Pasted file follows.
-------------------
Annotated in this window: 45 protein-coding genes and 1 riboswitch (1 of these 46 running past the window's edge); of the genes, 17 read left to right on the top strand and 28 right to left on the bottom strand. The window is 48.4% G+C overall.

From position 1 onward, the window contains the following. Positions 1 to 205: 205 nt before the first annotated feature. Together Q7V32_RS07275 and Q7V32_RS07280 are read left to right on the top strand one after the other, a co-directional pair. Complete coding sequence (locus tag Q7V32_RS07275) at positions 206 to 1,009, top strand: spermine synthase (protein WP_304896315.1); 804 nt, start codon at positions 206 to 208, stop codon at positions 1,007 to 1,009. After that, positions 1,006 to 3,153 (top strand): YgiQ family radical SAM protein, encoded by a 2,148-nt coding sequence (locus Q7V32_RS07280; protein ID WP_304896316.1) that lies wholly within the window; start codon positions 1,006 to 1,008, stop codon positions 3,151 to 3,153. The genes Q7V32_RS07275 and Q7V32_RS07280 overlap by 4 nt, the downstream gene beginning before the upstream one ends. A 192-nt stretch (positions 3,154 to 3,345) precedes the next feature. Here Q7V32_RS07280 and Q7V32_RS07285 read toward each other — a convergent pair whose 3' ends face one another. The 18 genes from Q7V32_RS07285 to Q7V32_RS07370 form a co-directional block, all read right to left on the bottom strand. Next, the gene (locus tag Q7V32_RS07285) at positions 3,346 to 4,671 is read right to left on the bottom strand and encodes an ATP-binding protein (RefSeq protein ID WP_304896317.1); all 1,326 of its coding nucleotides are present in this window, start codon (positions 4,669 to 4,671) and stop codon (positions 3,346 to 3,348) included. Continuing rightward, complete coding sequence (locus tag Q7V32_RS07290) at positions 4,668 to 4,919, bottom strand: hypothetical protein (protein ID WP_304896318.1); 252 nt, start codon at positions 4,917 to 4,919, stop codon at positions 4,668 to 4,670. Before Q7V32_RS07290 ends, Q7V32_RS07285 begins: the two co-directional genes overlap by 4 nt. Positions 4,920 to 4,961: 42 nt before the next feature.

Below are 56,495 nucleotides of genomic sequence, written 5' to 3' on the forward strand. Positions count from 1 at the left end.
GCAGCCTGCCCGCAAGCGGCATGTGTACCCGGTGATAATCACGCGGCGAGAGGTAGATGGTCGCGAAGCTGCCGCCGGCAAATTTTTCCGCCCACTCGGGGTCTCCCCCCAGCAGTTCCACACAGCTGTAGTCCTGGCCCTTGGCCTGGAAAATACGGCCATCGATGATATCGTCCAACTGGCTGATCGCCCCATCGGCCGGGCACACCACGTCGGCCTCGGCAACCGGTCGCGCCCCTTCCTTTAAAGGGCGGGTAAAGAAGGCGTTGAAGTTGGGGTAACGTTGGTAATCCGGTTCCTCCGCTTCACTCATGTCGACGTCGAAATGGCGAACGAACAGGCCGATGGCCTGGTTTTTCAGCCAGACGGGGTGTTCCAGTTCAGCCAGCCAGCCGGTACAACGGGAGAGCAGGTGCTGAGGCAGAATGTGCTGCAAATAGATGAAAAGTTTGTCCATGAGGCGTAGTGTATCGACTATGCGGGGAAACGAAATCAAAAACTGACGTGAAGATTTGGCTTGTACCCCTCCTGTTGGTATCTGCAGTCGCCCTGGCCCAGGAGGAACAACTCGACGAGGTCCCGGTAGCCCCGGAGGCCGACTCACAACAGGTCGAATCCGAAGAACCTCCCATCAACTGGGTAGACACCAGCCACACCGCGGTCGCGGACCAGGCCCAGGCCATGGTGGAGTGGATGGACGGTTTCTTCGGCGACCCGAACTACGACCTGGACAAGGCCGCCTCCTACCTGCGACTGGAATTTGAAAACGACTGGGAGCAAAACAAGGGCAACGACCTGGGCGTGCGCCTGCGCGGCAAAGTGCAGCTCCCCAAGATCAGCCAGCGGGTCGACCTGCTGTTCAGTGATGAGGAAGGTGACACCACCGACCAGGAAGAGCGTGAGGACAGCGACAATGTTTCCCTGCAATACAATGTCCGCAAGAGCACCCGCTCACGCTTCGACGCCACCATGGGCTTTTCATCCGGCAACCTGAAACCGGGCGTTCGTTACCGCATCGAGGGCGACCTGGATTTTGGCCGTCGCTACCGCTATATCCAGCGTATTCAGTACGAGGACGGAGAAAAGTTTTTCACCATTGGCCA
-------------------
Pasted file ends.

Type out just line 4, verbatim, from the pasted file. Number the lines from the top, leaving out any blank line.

GCAGCCTGCCCGCAAGCGGCATGTGTACCCGGTGATAATCACGCGGCGAGAGGTAGATGGTCGCGAAGCTGCCGCCGGCAAATTTTTCCGCCCACTCGGGGTCTCCCCCCAGCAGTTCCACACAGCTGTAGTCCTGGCCCTTGGCCTGGAAAATACGGCCATCGATGATATCGTCCAACTGGCTGATCGCCCCATCGGCCGGGCACACCACGTCGGCCTCGGCAACCGGTCGCGCCCCTTCCTTTAAAGGGCGGGTAAAGAAGGCGTTGAAGTTGGGGTAACGTTGGTAATCCGGTTCCTCCGCTTCACTCATGTCGACGTCGAAATGGCGAACGAACAGGCCGATGGCCTGGTTTTTCAGCCAGACGGGGTGTTCCAGTTCAGCCAGCCAGCCGGTACAACGGGAGAGCAGGTGCTGAGGCAGAATGTGCTGCAAATAGATGAAAAGTTTGTCCATGAGGCGTAGTGTATCGACTATGCGGGGAAACGAAATCAAAAACTGACGTGAAGATTTGGCTTGTACCCCTCCTGTTGGTATCTGCAGTCGCCCTGGCCCAGGAGGAACAACTCGACGAGGTCCCGGTAGCCCCGGAGGCCGACTCACAACAGGTCGAATCCGAAGAACCTCCCATCAACTGGGTAGACACCAGCCACACCGCGGTCGCGGACCAGGCCCAGGCCATGGTGGAGTGGATGGACGGTTTCTTCGGCGACCCGAACTACGACCTGGACAAGGCCGCCTCCTACCTGCGACTGGAATTTGAAAACGACTGGGAGCAAAACAAGGGCAACGACCTGGGCGTGCGCCTGCGCGGCAAAGTGCAGCTCCCCAAGATCAGCCAGCGGGTCGACCTGCTGTTCAGTGATGAGGAAGGTGACACCACCGACCAGGAAGAGCGTGAGGACAGCGACAATGTTTCCCTGCAATACAATGTCCGCAAGAGCACCCGCTCACGCTTCGACGCCACCATGGGCTTTTCATCCGGCAACCTGAAACCGGGCGTTCGTTACCGCATCGAGGGCGACCTGGATTTTGGCCGTCGCTACCGCTATATCCAGCGTATTCAGTACGAGGACGGAGAAAAGTTTTTCACCATTGGCCA